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Locals warned about jellyfish blooms in Gordon’s Bay and the larger False Bay area

If they do get stung, the trick is to rinse the site with vinegar, scrape tentacles off with a credit card and then pour hot hot hot water on the sting to try and denature the toxin. Pee is useless.”

Locals are being cautioned after huge numbers of pink-coloured jellyfish have made their way into the shallower waters and harbours in Gordon’s Bay and the larger False Bay area.

These cute and harmless-looking ocean creatures can cause painful stings.

Professor Mark Gibbons from the Department of Biodiversity and Conservation Biology at the University of the Western Cape, shed some light on exactly what species of jellyfish is populating our local waters.

“The species is Pelagia noctiluca, aka mauve stinger. It gives off light when disturbed, visible at night. Its sting can be painful. The species is holopelagic – meaning that unlike most jellies, there is no stage that lives as a polyp on the seabed. The species spends its entire life floating in the sea. The pink/purple crescent-shaped things that can be seen through the transparent bell are gonads. Animals are either male or female,” says Professor Gibbons.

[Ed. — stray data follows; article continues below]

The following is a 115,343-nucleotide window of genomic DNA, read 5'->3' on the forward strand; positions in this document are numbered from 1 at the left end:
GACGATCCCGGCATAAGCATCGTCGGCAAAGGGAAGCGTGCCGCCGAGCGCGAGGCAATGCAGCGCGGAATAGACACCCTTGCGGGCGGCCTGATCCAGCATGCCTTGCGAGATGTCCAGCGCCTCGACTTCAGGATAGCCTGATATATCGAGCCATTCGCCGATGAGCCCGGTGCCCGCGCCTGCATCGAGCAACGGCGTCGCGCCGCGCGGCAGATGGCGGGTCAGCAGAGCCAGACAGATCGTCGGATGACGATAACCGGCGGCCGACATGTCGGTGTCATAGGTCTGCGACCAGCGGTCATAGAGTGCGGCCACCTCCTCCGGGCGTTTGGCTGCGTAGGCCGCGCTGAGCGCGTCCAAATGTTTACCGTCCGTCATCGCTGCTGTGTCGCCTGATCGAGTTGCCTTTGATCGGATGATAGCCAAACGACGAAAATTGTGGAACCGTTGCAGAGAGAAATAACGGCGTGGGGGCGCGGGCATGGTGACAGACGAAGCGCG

The “mauve stingers” have been forming in harbours and even affecting swimming activities along False Bay.

Open water swimmer Piet Badenhorst says his latest swim session was recently interrupted by hordes of jellyfish.

“We have a route of 2km from the beach in G [Gordon’s] Bay to the Old Harbour wall and back. Three of us set out on Friday afternoon for anther swim session – we are training for a big event the Walker Bay Extreme Sunday coming. So we have a benchmark reef about 500m out, I saw my one swimmer stopped after I also felt a few strings crossing my face and feet… obviously open as the wetsuit can cover only so much. As I diverted more towards open sea, I looked just beneath the surface and saw these clusters of jellyfish. We stopped just in time and swam back but on the way also got badly stung,” says Badenhorst.

Locals have been cautioned not to swim where there are large numbers of jellyfish.

Professor Gibbons offered advice on effectively treating jellyfish stings:

“If they see lots in the water stay out. One or two may not be a problem but as different people react differently to bee stings, so it is for jellies. If they do get stung, the trick is to rinse the site with vinegar, scrape tentacles off with a credit card and then pour hot hot hot water on the sting to try and denature the toxin. Pee is useless.”

More: capetownetc

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